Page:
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Florida Firefighters Safety and Health Regions

Northwest Region
Lt Brian Hughes 
bhughes@floridafirefightersafety.org

Northeast Region
Cpt Tracy Hooten, Jacksonville Fire
chooten@floridafirefightersafety.org

Central Region
Lt Anthony Willis, Orange County Fire
awillis@floridafirefightersafety.org

Southwest Region
Chief Tracy McMillion, Iona McGregor Fire
tmcmillion@floridafirefightersafety.org

Southeast Region
Cpt Chris Bator, Coral Spring Fire
cbator@floridafirefightersafety.org

 

FFSHC Region in your area:

  1. Florida regions must be established and approved by Chris Bator (Program Manager – cbator@floridafirefightersafety.org). Other states who desire a to create a State collaborative can also contact Chris Bator who can assist in providing all necessary information and guidance.

  2. Inquire with other fire departments, private industry, health affiliates in your area to solicit their active participation in your regional collaborative. The key to the FFSHC is resource sharing among all agencies.

  3. There is no membership fees. It is not the intent of our Collaborative to operate for the benefit of private interests, to sponsor or endorse ANY specific agency, vendor, manufacturer or product. Nor is it our intent to support or endorse any political candidate or campaign for elected public office.

Other State Collaboratives:

Georgia Safety & Health Collaborative
Marc Maikoski, Alpharetta Fire Rescue Dept
mmaikoski@alpharetta.ga.us

Wisconsin Safety & Health Collaborative
Mike Degarmo, Racine Fire Dept
Michael.degarmo@cityofracine.org

California Safety & Health Collaborative
Jeff Hughes - jeffhughes@ocfa.org

Minnesota Safety & Health Collaborative 
Chris Adams - cadams@mnfff.org
Kelly Piller - Kellyjpiller@gmail.com

 

Regional Collaboratives

Start a Collaborative in Your State:

  1. Identify personnel to lead the Collaborative. Leaders occur at every rank and they are willing to do the work with support from their administration These leaders already exist in each in your region, state or province. Chances are you already know who they are. What is truly needed is for Chief Officers to identify these informal/formal leaders and give them an opportunity to create and support a collaborative.

    In most cases Firefighters have been trained to seek all answers from our Fire Chiefs and if they don’t have the answers they stop trying. In the case of Firefighter Suicide’s and Firefighter Cancer these are topics that the entire Fire Service is still becoming more aware of and we should not expect Fire Chiefs to have these answers. We must move beyond working with just the Fire Service and begin to develop relationships and partnerships beyond our Fire Departments. There are already numerous resources available. It just takes a few willing personnel who are dedicated and willing to lead by bringing them all together to collaborate.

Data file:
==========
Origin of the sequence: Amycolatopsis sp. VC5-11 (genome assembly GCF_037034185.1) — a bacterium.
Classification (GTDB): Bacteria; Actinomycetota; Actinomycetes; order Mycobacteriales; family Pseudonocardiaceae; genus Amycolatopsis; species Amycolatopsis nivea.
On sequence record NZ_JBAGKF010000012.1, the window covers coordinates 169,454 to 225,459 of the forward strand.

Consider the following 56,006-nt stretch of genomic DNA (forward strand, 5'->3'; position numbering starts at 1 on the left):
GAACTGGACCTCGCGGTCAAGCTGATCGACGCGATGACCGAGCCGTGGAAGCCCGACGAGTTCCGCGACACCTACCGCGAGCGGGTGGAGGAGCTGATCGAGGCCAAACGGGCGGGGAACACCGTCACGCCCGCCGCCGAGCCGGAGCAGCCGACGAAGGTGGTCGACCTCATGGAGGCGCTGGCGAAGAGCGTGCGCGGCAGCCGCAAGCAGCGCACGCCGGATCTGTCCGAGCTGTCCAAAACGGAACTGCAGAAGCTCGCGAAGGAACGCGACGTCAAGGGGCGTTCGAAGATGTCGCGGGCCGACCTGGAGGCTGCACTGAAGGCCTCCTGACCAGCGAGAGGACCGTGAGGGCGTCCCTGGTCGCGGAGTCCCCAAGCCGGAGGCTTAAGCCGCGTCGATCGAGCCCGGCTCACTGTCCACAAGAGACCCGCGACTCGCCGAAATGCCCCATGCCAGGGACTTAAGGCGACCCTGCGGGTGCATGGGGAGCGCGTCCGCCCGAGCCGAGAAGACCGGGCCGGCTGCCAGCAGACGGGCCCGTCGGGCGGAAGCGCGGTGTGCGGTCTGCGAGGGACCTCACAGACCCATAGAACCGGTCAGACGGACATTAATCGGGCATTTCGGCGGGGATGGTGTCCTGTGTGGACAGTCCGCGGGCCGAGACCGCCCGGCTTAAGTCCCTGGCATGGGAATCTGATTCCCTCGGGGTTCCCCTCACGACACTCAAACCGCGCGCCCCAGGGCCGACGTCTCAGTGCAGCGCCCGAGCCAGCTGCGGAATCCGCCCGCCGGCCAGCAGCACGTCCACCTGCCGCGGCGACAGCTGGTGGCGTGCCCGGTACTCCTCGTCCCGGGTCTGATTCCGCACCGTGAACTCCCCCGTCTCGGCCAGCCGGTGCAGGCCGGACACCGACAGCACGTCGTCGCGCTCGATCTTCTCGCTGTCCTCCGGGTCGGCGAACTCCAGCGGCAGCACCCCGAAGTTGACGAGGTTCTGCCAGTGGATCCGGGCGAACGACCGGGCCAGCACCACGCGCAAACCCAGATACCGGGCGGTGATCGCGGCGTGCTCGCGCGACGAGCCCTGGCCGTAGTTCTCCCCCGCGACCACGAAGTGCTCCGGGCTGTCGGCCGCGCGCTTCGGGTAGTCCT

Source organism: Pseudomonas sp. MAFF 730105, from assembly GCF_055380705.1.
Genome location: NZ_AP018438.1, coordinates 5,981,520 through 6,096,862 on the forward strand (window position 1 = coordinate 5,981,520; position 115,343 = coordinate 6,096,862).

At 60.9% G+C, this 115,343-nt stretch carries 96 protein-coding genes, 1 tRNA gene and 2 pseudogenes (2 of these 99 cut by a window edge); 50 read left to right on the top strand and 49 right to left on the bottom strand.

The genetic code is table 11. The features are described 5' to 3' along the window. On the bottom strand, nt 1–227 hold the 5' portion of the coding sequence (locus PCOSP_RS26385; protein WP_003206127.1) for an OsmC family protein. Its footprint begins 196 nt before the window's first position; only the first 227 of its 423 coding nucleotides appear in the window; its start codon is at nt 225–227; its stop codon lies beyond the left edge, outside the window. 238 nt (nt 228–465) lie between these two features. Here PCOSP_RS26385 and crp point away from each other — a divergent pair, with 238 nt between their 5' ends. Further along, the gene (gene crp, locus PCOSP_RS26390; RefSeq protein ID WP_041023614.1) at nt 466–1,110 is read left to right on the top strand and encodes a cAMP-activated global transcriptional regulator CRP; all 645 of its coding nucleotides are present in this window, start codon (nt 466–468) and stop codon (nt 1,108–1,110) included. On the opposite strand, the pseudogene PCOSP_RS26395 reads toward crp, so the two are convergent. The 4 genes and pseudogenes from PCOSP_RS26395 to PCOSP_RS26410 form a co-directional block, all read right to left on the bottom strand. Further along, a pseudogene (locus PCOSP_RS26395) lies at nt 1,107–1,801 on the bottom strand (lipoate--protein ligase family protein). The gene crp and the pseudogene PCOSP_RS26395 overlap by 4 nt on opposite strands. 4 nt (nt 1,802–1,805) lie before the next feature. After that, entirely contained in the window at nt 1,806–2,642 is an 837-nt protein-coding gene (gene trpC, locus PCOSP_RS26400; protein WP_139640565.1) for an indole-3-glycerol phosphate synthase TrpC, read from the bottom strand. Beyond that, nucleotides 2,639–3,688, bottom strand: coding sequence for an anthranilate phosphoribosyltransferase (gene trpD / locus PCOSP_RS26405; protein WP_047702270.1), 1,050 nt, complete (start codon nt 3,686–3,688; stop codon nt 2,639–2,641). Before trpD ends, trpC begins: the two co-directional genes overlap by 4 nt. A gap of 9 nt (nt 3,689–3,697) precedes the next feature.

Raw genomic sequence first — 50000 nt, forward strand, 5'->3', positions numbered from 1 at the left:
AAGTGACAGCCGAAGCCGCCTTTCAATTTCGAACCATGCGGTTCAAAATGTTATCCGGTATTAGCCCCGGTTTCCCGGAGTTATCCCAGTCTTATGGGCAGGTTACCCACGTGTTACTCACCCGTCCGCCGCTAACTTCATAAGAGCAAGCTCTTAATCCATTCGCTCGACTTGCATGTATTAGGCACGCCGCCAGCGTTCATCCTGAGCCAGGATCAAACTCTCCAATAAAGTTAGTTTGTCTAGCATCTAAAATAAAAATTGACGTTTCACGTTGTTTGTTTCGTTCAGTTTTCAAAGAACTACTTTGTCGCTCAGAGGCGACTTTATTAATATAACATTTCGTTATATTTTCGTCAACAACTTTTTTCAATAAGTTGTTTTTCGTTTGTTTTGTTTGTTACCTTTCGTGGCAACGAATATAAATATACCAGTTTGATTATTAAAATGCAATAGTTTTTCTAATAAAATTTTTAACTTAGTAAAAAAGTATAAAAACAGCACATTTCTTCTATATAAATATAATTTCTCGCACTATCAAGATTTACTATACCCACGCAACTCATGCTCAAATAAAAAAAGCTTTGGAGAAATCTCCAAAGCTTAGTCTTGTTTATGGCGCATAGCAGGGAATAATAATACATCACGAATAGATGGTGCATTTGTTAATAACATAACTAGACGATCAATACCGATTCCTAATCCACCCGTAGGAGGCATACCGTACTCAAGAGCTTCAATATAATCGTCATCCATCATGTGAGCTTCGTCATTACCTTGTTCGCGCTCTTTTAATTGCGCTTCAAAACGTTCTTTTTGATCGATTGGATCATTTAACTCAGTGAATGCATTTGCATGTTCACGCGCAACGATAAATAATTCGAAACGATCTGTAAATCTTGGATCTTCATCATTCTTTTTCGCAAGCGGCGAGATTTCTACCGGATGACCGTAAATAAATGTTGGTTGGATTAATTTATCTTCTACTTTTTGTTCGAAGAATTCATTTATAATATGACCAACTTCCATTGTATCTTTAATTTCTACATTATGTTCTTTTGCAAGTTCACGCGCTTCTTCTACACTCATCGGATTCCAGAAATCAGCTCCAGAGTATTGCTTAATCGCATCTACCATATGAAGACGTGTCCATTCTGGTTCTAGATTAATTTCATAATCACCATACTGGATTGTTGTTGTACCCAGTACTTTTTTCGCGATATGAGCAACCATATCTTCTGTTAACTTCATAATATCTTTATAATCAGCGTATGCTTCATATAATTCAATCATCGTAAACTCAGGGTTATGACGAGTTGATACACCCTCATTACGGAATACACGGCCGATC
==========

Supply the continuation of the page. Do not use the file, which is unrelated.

2. Regional Meeting - Everything starts locally. Hold a regional meeting and invite your neighboring Fire Departments, and safety and health advocates to attend. Present a topic on a safety and health issue affecting your department or region. Listen and learn from each other, chances are what’s effecting your neighboring dept. is also affecting yours. Continue holding regional meetings quarterly to further build these relationships.

  3. Build Relationships - Work with your neighboring Fire Departments, local law enforcement, State Fire Marshalls Office, Safety Division, State Fire Training Centers. Connect with a university, college or research institute. Develop relationships with your insurance providers, unions, volunteer organizations and Fire Chief Associations.

  4. Get Connected - Connect with local, State and National safety and health organizations and leaders.

  5. Social Media - Take advantage of all Social Media outlets, create a state newsletter and maximize the opportunity to share what is occurring in your region as it relates to Firefighter Safety and Health.

  6. Develop Teams - Identify your subject matter experts from across your region and let them get to work and share the findings with members of the collaborative.

  7. Share Resources - Build a website that includes a resource management system to hold and share SOP/SOG’s as well as other resources that others can access, upload and share freely.

  8. 501c3 - It may be also be wise to start a 501c3 Non-Profit.- We found  that because we all work for different Fire Departments throughout Florida and operating a collaborative does come with costs associated like website development and maintenance, education material, program development and travel expenses to regions within the state to complete the mission. We also found that many corporations and Safety and health advocates want to help and donate to support the mission. Starting a 501c3 is a great way to support the mission of the State Wide Collaborative.

Our Ethics Policy

The Florida Firefighters Safety & Health Collaborative is an organization formed to provide our members shared knowledge and resources based on best practices and research available from a myriad of confirmed resources. This website serves as a vehicle to share this information. It is not the intent of our Collaborative to operate for the benefit of private interests, to sponsor or endorse ANY specific agency, vendor, manufacturer or product. Nor is it our intent to support or endorse any political candidate or campaign for elected public office.

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